Steamboat Springs The city has awarded an $18,586 Yampa River monitoring contract to Hydro-Environmental Solutions Inc. of Steamboat Springs.
The effort to gather baseline data on the river's health within the city limits was called for in the Yampa River Management Plan adopted last year.
"The monitoring program is the heart and soul of the river management plan," city trails and opens space coordinator Mike Neumann said. "If we aren't doing the monitoring, we have no way of objectively determining whether we're meeting the goals of the plan. Without monitoring, we can't know if conditions are improving or declining. I'm really pleased to find a qualified local candidate."
Hydrologist John Weinman started Hydro-Environmental Solutions early this year after ending a 10-year career with Steamboat-based environmental engineering firm MWH. His former employer works with clients on a global basis.
Weinman said he is excited to take on the work of monitoring conditions on the town stretch of the Yampa River. His one-year contract calls for him to, among other things, test the river water regularly for dissolved oxygen content and traces of metals. He will subcontract with a Denver firm, Chadwick Ecological Consultants, to sample macro invertebrate life in the river later this summer.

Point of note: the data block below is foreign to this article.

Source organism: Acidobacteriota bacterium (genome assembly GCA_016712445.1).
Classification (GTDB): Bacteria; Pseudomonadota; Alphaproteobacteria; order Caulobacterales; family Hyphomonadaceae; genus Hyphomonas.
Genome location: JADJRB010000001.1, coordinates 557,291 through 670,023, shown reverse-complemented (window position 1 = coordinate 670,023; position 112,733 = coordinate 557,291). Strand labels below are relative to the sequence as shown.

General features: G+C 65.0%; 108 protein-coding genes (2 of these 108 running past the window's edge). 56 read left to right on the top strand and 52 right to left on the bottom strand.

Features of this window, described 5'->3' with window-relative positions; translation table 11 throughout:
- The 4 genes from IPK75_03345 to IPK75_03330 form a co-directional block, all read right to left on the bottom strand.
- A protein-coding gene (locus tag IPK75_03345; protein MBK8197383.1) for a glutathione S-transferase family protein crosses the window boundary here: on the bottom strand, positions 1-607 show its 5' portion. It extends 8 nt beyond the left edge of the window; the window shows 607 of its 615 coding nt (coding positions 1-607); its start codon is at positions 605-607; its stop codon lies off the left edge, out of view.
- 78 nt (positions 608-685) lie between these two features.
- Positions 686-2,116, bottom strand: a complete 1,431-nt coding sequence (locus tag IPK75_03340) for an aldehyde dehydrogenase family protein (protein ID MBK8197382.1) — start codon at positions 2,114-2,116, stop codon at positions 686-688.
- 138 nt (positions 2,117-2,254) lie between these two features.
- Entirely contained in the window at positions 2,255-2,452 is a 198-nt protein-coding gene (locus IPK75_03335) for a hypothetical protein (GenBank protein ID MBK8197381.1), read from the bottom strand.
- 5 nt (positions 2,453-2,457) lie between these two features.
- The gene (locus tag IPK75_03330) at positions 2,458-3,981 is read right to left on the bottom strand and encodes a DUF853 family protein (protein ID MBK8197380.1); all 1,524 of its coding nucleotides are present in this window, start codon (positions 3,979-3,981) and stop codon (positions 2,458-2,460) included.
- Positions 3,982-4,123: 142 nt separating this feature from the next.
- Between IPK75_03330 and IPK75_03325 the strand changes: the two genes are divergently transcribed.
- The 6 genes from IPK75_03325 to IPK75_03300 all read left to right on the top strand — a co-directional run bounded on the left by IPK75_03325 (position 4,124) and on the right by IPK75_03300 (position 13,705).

Neumann said the numbers and diversity of aquatic invertebrates, such as insects, residing near the base of the food chain, provide a good indication of the river's overall biological health.
Initial surveys done for the Yampa River Management Plan revealed that invertebrate life is much more abundant in the section of river above Fifth Street than it is downstream in the vicinity of the James Brown Sould Center of the Universe Bridge, for example.
Weinman's firm also will poll various types of recreational river users about their perceptions of the quality of experience they are having on the river. The contract was awarded too late this season to survey paddlers during high streamflows on the river. However, the survey will sample anglers and tubers this year and account for paddlers early next summer.
During a recent meeting of the city Rivers and Trails Committee, members suggested that people who enjoy the banks of the river without actually getting wet should be included in the user surveys, Neumann said.
Neumann said the city received four proposals from companies interested in doing the river monitoring and three were competitive, including the proposal from EDAW, the original consultant that worked on the management plan. However, Weinman's firm was the low bidder on the project and offered the advantage of always being on site, Neumann said. That offers the flexibility to conduct spot monitoring when river conditions warrant.
Weinman studied watershed sciences in the College of Natural Resources at Colorado State University. He has developed areas of specialty in wildland hydrology, water quality and environmental investigation.